The Hong Kong national security law deals a serious blow to the territory’s unique political freedoms and autonomy. The law is the culmination of Beijing’s efforts to assert greater control over Hong Kong, which has seen both a steady erosion of civil liberties and growing protests against Beijing’s control in recent years.
The national security law achieves the objective of further cementing China’s control over Hong Kong, but this move will have multiple negative consequences for Beijing’s relationships with Hong Kong, the United States, and other countries in Asia. China’s willingness to pay these costs should inform how the United States structures its policies toward China if Washington wants to create effective policies for changing Beijing’s behavior.
The Hong Kong national security law is the latest in a long list of Beijing’s foreign and domestic policies that are souring China’s relationship with other countries. In June 2020 alone, China has likely launched large‐scale cyberattacks against Australia and killed Indian soldiers along a contested border. Domestically, the Associated Press reported this week that China’s abusive policies toward the Uyghur people include a massive campaign to reduce Uyghur birth rates through practices like forced sterilization.
Economic relations have not fared any better. The coronavirus pandemic derailed a potential U.S.-China détente on trade issues and the Trump administration announced that it would start rolling back Hong Kong’s favorable trade status due to China’s attempts to reduce Hong Kong’s autonomy.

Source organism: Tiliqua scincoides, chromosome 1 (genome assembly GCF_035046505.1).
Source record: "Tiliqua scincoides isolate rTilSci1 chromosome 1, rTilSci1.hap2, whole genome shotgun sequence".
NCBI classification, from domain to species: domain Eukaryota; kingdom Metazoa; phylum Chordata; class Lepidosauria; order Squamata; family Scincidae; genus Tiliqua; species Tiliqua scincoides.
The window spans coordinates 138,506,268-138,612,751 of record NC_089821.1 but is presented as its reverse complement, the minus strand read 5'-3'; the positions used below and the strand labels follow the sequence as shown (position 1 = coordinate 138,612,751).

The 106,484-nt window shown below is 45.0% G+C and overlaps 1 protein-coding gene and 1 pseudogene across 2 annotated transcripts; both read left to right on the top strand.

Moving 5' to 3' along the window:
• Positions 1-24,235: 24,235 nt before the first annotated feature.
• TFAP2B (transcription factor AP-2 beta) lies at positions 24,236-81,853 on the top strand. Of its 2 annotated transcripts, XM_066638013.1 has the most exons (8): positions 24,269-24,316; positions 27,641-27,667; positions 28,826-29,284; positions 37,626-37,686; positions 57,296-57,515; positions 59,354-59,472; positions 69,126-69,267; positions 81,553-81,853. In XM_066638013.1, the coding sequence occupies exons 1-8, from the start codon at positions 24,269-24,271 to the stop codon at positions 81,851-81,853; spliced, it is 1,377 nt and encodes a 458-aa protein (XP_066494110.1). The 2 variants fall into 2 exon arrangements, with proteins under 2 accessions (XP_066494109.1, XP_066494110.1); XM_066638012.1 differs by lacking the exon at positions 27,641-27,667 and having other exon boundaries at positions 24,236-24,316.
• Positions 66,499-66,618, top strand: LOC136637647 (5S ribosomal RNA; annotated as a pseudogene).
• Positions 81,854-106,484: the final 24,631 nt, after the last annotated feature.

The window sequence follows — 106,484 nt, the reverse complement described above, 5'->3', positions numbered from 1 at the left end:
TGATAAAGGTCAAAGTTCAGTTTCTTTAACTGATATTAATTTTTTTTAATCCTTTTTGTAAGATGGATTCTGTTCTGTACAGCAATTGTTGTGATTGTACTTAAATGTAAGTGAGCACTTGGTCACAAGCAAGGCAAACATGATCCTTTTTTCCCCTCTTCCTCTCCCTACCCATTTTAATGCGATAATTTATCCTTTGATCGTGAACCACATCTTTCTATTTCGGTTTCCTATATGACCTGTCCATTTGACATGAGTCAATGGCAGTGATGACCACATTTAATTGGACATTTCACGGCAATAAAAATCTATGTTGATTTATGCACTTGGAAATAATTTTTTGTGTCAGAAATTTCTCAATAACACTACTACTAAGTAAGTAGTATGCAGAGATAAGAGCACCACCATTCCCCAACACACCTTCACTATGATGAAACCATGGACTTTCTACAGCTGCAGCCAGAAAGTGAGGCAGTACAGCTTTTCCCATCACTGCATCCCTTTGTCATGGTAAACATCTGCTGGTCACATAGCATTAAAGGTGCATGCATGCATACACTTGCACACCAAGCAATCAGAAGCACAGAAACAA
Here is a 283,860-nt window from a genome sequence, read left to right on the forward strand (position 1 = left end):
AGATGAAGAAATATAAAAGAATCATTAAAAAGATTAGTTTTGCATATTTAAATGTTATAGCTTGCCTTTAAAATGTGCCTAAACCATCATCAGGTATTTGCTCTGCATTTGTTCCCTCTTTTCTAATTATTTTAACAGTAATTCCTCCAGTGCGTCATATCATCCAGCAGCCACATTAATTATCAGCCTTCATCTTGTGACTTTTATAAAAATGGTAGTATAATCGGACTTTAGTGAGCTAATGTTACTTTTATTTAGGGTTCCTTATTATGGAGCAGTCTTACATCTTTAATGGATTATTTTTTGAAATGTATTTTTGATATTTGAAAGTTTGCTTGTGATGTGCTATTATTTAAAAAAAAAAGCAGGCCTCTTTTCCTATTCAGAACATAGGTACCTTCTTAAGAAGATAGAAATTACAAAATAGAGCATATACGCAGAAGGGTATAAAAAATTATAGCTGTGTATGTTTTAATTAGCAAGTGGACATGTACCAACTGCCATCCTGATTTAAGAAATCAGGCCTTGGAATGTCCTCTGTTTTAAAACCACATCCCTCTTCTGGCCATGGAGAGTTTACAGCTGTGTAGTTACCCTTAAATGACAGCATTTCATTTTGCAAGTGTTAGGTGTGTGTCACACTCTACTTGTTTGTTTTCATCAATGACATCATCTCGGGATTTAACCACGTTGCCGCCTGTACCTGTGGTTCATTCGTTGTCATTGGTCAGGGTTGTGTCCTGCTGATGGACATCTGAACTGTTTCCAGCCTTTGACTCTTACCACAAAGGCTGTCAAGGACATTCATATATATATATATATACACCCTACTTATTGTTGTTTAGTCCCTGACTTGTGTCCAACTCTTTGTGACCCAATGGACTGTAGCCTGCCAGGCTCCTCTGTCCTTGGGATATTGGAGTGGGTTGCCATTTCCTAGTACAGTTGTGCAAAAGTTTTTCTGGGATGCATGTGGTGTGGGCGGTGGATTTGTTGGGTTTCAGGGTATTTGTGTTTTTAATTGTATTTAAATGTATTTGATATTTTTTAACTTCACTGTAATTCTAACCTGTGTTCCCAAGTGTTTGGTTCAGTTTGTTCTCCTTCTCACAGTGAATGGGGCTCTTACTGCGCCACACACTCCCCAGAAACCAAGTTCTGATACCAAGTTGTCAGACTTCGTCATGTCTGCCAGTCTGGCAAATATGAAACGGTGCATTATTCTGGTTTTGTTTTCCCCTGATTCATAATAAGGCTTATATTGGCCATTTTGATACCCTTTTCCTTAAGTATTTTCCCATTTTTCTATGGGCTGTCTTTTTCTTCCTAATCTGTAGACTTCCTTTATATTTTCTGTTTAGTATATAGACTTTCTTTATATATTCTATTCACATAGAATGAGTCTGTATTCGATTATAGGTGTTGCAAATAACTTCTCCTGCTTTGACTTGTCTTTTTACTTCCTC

For all its raw power, Beijing has done a terrible job of managing its domestic and foreign relationships. The Hong Kong national security law will only deepen the perception that China is an increasingly hostile and uncompromising power. In the United States, this will accelerate the development of an emerging consensus for a tougher China policy even if the details of such a policy are up for debate. Furthermore, the steamrolling of the “one country, two systems” model will make it harder for countries to cooperate with Beijing today if it could reverse course and break agreements or mutual understandings tomorrow.
Yet Beijing’s repeated willingness to implement policies that it knows will result in reputational, political, and economic costs should be a wakeup call for U.S. policymakers, especially when it comes to issues that Beijing sees as essential for national sovereignty. If China is willing to hurt itself in the process of asserting greater political control over Hong Kong, then what costs will it be willing to absorb in order achieve similar goals such as establishing control over Taiwan? If Beijing has a fundamentally different assessment of the stakes of its policies, then is it possible for the United States to coerce China into changing course?
These are important questions to consider because much of the discussion about a more competitive U.S. approach to China focuses on imposing costs that can force a change in Beijing’s policies. Competing with China through punishment scratches the “do something” itch, but given China’s recent behavior a U.S. cost imposition strategy is unlikely to produce the changes that Washington seeks.
Noting China’s acceptance for cost absorption doesn’t provide an answer to the question of what U.S. policies can successfully change Chinese behavior. However, as Washington grapples with big questions about how to deal with a rising China it will be important to soberly assess how Beijing reacts to various policies.
The Hong Kong national security law is another data point showing that Beijing is willing to take actions that cause pain for itself in order to achieve a core national interest. A U.S. strategy that is too heavily dependent on raising costs for China may be easy to sell in Washington, but it will probably not change Beijing’s behavior.